Prayer for the dead
Fr Ksawery Sokolowski
All Souls’ Day is a day of remembrance of our brothers and sisters waiting in the ‘vestibule of heaven’ – Purgatory to enter the house of Heavenly Father. Sometimes they must wait in this ‘vestibule’ longer so that they can see the blissful face of God. Praying for them we can contribute to that they can enter the Father’s house as soon as possible. Apart from personal prayers we have other means to help the dead if they need our help: Masses offered on their behalf, indulgences, mortifications, almsgiving.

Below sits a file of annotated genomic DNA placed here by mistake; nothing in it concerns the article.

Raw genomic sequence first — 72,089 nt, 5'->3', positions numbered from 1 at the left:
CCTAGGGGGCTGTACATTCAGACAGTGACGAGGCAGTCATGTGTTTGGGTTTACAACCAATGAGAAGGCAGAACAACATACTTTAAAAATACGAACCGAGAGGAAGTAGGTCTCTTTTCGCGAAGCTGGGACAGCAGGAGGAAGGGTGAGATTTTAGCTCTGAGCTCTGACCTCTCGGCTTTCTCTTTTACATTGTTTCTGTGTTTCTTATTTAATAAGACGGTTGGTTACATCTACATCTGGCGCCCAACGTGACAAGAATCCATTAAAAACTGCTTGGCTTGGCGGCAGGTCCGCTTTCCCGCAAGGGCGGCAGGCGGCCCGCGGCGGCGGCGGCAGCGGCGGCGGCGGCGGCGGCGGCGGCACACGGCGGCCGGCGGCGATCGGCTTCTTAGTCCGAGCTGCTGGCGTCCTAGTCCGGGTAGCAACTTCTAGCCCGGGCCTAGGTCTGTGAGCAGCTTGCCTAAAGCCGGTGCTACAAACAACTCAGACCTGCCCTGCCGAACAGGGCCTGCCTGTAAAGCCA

We believe that public prayers have special power of intercession with God. The most important prayer is the Eucharist – Holy Mass. Therefore, after someone’s death we order Masses for the dead person and then we try to order Mass at least on the anniversary of his/her death. During these Eucharists we ask Jesus to open the heaven gates in his mercy and merits and make them participate in the glory of his resurrected humanity. One should maintain the wonderful custom of ordering Mass for the dead by the participants of the funeral – relatives, neighbours, colleagues from work, members of some association or organisation to which the deceased belonged. Many a time we can have several Masses, i.e. our prayer for the dead lasts for a long time. There is also the so-called Gregorian Mass – a set of 30-day Masses said every day without any interruption. It is believed that after these Masses Lord God takes the dead person from purgatory to his eternal glory. Besides prayer almsgiving is one of the most effective means we have to help the deceased. As far as we can we support those in need asking them to pray for our departed faithful. In many cemeteries seminarians, preparing for priesthood, collect offerings for their studies. They promised to offer their prayers on behalf of the dead. The custom to give offerings with requests to pray for the departed is also a wonderful tradition. These are prayers said during processions in cemeteries or in services on eight days (the so called octave after All Saints’ Day) or the names of the departed are mentioned even on every Sunday during the year. Our participation in this constant prayer of the parish communities is a meaningful testimony of our remembrance and an expression of our care for salvation of the departed, the best sign of our gratitude and love. We should not forget to apply indulgences we gain on these days or during the whole year to the dead. We can gain a plenary indulgence, a remission before God of the temporal punishment due to sins whose guilt has already been forgiven, by visiting a cemetery on 1-8 November and praying for the dead. We can apply the indulgence to the dead who were close to us, asking God who is full in mercy, to grant them the fruits of the indulgence we have gained. We can gain indulgences practically every day by, for example, saying the Way of the Cross, the Rosary or the Chaplet of the Divine Mercy or doing many other deeds of piety. All Souls’ Day is full of great trust in God’s Mercy and brotherly love. It strengthens our faith in the Communion of Saints, i.e. mutual exchange of merits between us, pilgrims on this earth, and those brothers and sisters who are in heaven. We also believe that those who are in purgatory can ask God for many graces, thanking us for our prayers – they can pray for their advocates. I must say that I often ask the souls in purgatory to pray for my difficult matters and these requests are usually heard by God.